Often explaining VR to someone who has never tried, it ends up sounding more like incoherent fangirling. Explanatory buzzwords like “engaging,” “so-real,” and “like the movies” don’t cut it.
In the exciting moment of describing VR to others, I feel like I come off more like a pushy salesperson over an enthused user and storyteller. You know the kind that verbally bombards you with a list of things, many of which you have no context for or may not even care about.
So, I apologize on behalf of VR users everywhere, in particular those facing people like me trying to explain to them what it’s like to experience VR for the first time.
I admit it. We do a terrible job and it’s impossible to describe what VR feels like.
I can say with utmost confidence that some things need to be tried to be understood. At Nano where I work, we come up with new haptic actuator tech (buzzing in gaming controllers and phones), and it’s nearly impossible to get someone new to haptics excited about it without trying it first. Sure, I can rely on stats, but like VR, that’s only part of the story.
How Does VR Make You Feel?
If I can’t explain or describe VR to you, there’s only one way I can compartmentalize it. Are you up for little thought experiment?
All you need to do is stop for a moment, it’s hard I know, and clear your mind as much as possible. Think back to a time when you saw or experienced something for the very first time. It may be a cottage trip and looking out onto the glistening lake water. It may be looking down a snowy mountain first-time snowboarding. Did you travel somewhere to see a great world wonder? Did you stand in awe at a famous monument, statue, or work of art?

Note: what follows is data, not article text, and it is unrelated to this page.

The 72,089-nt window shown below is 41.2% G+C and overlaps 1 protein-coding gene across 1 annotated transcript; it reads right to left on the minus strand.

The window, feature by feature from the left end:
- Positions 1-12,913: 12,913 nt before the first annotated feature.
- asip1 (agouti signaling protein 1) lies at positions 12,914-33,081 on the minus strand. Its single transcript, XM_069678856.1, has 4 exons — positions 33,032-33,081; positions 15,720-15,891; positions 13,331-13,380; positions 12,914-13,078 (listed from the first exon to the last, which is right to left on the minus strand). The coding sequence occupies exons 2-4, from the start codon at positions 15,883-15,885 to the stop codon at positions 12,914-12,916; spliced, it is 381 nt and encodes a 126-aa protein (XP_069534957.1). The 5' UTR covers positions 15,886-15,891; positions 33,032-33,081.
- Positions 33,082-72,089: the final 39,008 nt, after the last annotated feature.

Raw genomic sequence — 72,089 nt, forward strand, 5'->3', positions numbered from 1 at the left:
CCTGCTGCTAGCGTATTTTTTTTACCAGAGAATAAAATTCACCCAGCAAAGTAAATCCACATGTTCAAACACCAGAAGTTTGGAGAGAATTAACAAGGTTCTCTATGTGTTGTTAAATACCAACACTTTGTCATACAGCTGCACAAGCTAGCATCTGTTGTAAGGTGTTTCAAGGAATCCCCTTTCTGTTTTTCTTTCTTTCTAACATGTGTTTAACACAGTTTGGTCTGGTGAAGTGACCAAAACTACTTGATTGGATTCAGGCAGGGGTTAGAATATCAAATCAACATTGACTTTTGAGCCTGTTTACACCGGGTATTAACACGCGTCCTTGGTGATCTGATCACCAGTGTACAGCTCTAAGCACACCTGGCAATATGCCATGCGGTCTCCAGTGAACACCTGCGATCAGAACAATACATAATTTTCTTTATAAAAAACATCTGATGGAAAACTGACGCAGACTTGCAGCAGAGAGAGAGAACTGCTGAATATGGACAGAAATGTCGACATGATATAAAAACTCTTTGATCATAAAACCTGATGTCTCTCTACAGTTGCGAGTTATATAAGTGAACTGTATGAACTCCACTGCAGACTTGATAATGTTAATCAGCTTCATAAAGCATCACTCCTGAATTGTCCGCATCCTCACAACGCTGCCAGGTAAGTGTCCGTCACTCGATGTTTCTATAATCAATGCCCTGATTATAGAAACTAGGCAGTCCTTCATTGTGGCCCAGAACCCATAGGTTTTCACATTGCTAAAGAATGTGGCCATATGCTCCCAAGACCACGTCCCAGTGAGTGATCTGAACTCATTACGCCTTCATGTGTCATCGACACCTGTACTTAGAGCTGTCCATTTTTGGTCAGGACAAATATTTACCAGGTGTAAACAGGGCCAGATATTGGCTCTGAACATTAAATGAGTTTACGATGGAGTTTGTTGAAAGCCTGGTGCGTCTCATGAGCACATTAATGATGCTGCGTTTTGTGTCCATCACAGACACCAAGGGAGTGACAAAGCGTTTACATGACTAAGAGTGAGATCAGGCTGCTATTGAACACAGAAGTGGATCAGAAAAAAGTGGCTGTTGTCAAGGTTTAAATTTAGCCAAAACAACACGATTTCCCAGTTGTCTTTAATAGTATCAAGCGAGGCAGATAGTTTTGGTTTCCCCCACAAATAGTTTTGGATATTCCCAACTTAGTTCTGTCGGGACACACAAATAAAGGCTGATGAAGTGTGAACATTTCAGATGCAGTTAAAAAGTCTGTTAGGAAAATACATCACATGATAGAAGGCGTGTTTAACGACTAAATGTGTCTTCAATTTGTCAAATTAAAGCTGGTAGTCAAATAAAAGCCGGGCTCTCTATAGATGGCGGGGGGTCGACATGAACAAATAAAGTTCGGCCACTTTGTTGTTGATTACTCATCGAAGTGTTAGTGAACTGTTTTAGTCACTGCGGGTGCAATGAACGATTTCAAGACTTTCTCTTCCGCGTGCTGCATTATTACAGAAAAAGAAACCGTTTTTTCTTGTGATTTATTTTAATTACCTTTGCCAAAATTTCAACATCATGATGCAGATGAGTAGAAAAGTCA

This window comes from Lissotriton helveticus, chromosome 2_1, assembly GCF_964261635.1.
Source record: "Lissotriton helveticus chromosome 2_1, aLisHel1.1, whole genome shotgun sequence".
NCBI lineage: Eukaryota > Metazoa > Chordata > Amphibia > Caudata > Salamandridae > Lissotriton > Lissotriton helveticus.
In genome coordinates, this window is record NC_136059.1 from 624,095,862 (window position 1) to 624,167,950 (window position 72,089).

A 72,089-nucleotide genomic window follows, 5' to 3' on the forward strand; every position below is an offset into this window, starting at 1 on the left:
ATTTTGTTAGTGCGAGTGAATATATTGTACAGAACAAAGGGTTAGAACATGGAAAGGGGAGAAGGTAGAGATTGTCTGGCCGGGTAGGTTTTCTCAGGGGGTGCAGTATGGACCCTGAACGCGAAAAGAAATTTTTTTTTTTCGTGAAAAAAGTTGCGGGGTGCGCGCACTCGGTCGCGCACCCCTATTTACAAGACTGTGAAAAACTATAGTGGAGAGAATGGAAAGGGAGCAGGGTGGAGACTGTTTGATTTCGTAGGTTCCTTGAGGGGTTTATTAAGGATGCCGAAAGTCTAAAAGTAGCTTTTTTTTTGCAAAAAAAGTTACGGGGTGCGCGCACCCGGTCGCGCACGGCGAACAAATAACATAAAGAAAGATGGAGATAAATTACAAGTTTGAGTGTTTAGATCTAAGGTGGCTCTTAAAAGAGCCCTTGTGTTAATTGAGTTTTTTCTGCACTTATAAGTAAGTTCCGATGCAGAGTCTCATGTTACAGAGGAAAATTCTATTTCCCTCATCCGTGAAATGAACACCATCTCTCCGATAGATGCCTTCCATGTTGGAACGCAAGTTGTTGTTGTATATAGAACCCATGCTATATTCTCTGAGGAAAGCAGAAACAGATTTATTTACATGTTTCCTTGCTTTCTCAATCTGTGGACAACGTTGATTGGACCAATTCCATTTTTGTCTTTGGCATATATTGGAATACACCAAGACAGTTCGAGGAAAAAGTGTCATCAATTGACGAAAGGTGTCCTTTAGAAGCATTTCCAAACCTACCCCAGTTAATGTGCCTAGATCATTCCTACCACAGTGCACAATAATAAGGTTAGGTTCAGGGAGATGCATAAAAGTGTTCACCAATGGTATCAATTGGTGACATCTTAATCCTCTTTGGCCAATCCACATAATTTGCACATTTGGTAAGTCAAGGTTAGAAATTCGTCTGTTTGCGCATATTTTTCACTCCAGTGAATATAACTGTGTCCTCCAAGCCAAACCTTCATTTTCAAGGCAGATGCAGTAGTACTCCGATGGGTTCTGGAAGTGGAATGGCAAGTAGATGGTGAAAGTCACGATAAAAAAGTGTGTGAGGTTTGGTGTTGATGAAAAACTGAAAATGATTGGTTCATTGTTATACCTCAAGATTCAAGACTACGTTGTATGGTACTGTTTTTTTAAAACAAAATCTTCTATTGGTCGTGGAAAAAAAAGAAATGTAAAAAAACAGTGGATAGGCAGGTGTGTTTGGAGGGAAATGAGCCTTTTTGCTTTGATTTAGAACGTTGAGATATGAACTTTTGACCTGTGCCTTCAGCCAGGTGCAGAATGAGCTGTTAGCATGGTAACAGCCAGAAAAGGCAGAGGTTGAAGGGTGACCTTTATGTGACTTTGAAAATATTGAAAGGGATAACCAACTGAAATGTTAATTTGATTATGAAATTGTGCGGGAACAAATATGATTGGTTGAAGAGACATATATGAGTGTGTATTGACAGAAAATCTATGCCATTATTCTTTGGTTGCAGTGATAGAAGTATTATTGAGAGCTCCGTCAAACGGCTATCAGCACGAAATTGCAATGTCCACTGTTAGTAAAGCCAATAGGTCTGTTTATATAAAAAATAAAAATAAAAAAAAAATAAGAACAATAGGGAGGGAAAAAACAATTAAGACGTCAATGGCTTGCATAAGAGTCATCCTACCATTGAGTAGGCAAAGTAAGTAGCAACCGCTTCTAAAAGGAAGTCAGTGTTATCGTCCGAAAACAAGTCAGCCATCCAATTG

Imagine yourself in that own moment right now. Think only of that time. Go ahead and close your eyes and really visualize it.
- Do you remember what the sky looked like?
- Was there something special about the colors around you?
- Did you feel at peace, warm and cozy?
- Did the air have a particular smell that day?
However your moment made you feel, I bet it’s incredible. I imagine that no matter how many photos or videos you took then, it won’t do it justice. Even with ‘all the best words’ to describe it to me, I bet that feeling isn’t fathomable and it would require me to experience it myself. It’s not the same as being there, right?
Unexplainable and indescribable are also what it feels like to try VR for the first time. With each new VR experience, game, and social tool, it creates a brand new first moment. Like your own memories, the reality of it and value only matter to you. That’s what makes VR so special and why it has so much potential.
What Are You Waiting For?
Sure, not every VR experience will be amazing. You can say the same thing about console games (and life itself!). But some games will rock your world, like Half-Life: Alyx and Waltz of the Wizard did for me.
Some people are waiting for technology to get even better, like to 4K or 8K in each eye. I think those folks will be sorely upset, not at the quality of today’s tech, but the fact they missed out for so long on such an amazing experience.
The fact is, the majority of people can’t afford VR yet. Industry recommended headsets are priced like a mobile phone, and still, you need an advanced computer to run them.
If that’s the case for you, take any opportunity you can to try it. Be it a friend, visiting a local VR arcade, or even a store that has a demo unit for customers to try. Safely, of course!
Bigger picture, the VR industry is in a chicken and the egg situation. We need more users for the industry to justify making epic AAA games. We need epic games to get users and mass adoptions, which helps open up the market further; more headsets and better prices.
After reading this my hope is that:
- You’re new to VR and are more interested in trying it.
- Already tried VR and are open to giving another headset and games/experiences a chance.
- Use VR and now have a new way to express how it feels to encourage others.
If you want to hear more about what I play, my setup, or even my first experience with VR, which wasn’t great btw, reach out and say hi.
Vive le virtual reality!